What Unschooling Looks Like for our Family (Guest Post)

I am pleased to introduce you to Meaghan Jackson,  a fellow homeschooling mom I met recently as part of an online blogging challenge.  She has a wonderful blog that I encourage you to check out – Joyful Mud Puddles.  Today she gives us an inside look at unschooling.  Thanks, Meaghan!

Joyful Mud Puddles Unschooling

I am really excited to share with you about what homeschooling looks like for our family.  Let me start off by saying that every family is different and every family’s journey is different too.  I am very passionate about encouraging each family to find out what style or method works best for their children and not to worry about what others will say.

We didn’t start off unschooling.  In fact I never planned to homeschool my children.  I was a teacher at a private school before having children.  I fell madly in love with my first child, now almost eight years old, and could not imagine having someone else spend all day with him while I taught someone else’s kids.  So I stayed home.

It was through our church that I met other homeschooling families.  My husband agreed that our highly sensitive son would benefit from being home for Kindergarten.  Of course that was years ago and we have never sent the boys to school.  We have three little boys (almost 8, almost 6, and an 8 month old). Over the years and in different seasons of our life, I researched and tried out different methods of homeschooling.  I honestly never knew there were so many options when I began.  Some methods resonated well with me, and others I knew would not work for us. Feel free to ask me all about Waldorf Education, Unschooling, and Project-based homeschooling.

So what does unschooling mean to us?  It is so hard to define. I guess it means living life without school.  Imagine a week full of Saturdays. Sure we have appointments, and activities scheduled, but we do not have set school hours, workbooks and lessons.  Some families benefit from having a weekly or daily rhythm.  I know my boys enjoy knowing what is coming up during the week.  We talk about their plans and what we’d all like to do.  I’m a partner in this and a guide. Ultimately though, the learning belongs to the boys.  I cannot force it, I can only hope to encourage a life-long love of learning.

So how do they learn? Just as a baby learns to crawl and walk on their own, so older children will naturally learn to read and write.  I also don’t ignore my children and do nothing.  Unschoolers are not lazy!  If my boys have questions, we research the answers. We go to the library and load up on topics they are interested in.  Real learning happens when children are interested in the topic. Our home is rich with interesting games, projects and things to do.  We learn from living life.  Sounds airy-fairy, but it really does work!

Sounds great, but I don’t think I could do it.  And that is okay.  This way of life isn’t for everyone.  Some families are on a different path, others are at different points on a similar journey.  The biggest key to unschooling is trust.  You need to trust in the curiosity of your children.  It is hard.  I journal a lot so that I can see the progress we are making (keeps me from worrying).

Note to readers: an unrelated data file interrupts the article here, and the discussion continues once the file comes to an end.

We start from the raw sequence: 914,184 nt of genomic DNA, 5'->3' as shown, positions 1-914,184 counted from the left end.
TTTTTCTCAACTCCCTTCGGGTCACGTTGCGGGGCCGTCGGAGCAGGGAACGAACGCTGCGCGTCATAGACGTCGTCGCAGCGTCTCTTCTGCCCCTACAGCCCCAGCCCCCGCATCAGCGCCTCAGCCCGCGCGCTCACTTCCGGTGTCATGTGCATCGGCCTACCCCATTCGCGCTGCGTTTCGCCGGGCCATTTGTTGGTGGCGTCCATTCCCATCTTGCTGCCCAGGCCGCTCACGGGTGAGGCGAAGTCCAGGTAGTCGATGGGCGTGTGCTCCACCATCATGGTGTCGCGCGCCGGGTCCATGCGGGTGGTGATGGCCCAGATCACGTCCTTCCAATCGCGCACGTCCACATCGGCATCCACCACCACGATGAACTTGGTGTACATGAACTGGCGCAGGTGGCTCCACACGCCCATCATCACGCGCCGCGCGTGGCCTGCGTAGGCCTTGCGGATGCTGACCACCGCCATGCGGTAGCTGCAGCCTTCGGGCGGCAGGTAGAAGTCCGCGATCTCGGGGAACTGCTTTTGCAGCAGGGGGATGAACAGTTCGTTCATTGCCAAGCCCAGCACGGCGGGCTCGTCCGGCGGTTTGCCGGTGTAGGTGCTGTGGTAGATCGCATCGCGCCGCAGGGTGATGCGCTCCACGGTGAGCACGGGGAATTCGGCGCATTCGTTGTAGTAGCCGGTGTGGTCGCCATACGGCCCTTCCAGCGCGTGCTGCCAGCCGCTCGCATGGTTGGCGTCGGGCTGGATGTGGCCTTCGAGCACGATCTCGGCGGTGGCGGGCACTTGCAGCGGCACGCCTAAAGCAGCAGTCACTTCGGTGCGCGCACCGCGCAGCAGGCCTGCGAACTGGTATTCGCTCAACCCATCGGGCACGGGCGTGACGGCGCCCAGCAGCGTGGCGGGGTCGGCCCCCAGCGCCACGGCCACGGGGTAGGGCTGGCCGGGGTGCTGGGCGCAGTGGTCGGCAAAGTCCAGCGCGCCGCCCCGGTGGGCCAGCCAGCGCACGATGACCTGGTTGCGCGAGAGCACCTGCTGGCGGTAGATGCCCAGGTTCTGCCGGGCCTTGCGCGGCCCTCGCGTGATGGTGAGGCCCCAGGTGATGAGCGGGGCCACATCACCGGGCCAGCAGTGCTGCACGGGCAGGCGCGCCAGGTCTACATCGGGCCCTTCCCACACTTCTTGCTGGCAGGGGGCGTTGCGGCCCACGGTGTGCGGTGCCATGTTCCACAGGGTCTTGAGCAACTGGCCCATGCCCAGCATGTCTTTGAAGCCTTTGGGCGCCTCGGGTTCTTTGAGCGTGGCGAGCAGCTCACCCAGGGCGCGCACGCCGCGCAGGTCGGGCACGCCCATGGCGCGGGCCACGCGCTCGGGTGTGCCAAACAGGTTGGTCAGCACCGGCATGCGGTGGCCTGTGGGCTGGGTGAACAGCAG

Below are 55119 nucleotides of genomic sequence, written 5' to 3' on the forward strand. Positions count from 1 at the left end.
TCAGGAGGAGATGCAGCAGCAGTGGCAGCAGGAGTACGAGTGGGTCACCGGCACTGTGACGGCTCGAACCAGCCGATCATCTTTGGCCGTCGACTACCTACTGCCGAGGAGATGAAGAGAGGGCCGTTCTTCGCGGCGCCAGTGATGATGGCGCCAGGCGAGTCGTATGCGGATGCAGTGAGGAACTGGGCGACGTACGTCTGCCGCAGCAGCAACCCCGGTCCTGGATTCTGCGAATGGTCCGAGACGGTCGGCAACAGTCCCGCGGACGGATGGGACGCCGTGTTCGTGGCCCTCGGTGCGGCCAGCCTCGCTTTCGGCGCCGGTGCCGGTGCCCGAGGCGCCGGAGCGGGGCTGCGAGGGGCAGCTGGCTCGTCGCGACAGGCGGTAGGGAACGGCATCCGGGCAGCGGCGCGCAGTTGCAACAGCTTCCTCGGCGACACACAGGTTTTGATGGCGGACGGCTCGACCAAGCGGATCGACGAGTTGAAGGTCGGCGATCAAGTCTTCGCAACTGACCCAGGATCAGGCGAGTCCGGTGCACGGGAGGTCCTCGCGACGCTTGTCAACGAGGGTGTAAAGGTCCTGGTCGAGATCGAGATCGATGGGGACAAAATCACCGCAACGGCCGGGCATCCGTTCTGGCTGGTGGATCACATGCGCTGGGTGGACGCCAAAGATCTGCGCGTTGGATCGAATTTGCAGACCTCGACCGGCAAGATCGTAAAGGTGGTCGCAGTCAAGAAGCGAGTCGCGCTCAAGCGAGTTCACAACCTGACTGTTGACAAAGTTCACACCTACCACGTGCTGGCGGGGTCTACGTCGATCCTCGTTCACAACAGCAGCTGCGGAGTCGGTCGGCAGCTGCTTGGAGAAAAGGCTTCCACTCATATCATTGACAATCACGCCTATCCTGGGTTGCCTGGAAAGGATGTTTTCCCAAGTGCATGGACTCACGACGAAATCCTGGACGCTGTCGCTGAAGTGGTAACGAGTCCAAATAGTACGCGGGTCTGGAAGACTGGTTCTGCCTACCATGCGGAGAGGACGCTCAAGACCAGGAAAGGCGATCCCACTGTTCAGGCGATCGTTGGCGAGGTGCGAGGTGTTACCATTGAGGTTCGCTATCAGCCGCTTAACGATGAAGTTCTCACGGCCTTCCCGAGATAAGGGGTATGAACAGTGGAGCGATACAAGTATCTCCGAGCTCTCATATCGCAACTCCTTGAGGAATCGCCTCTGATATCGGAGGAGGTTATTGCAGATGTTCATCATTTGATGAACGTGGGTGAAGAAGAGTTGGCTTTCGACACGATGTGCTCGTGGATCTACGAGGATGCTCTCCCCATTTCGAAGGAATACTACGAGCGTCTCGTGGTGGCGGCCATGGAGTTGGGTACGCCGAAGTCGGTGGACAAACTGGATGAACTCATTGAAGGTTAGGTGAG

Don’t you worry you kids will miss something important? No.  Not really.  As an adult, I am fully capable of learning something new that I need to in order to complete a task at hand.  The key is learning how to learn.  My boys are learning to research, ask questions, seek out professionals to help them.  If they want to take a class they will, if they want to learn something we do it.  If I am in a panic (oh yes it happens to all of us, that worry that we aren’t doing enough), then I offer an opportunity to see if they are interested.  I have discovered that my boys don’t like being told what to learn or how to learn it unless they ask.

The key is learning how to learn.

Aren’t there laws/rules you need to follow? Yes and no. I happen to live in Ontario where there are no specific guidelines for homeschoolers.  I send in a letter of intent each year to let my local school board know that my boys will not be attending their schools.  At the moment, that is all that is required for us.  Now this unsettles lots of people.  But, for the most part, homeschoolers are well-intentioned and want to do what is best for their children’s education, so we try hard.  I do know that in many states and provinces there are lots of forms to fill out.  For a season, you may need to do some required work, but that won’t take up all day.  Unschoolers are very good at wording and journaling what is done. Math is learned by doing baking, for example.  You wouldn’t tell the kids that – just keep it to yourself and make note of it for reporting.

Life can get busy with three active boys.  They are learning valuable life lessons on being patient for mommy’s attention, caring for a baby, helping around the house. We are focusing on character building, as we spend lots of time together as a family.  And honestly, the thing I am most passionate about at this age is for them to play and thoroughly get the most out of childhood as they can.  This time is so short, yet so important.

Meaghan Jackson

Meaghan - Joyful Mud Puddles

I am a Christian; a mom with wonderful young boys and a fabulous husband. I love all crafts, baking, and blogging. We are a homeschooling family and look forward to sharing this journey with you. http://joyfulmudpuddles.blogspot.ca


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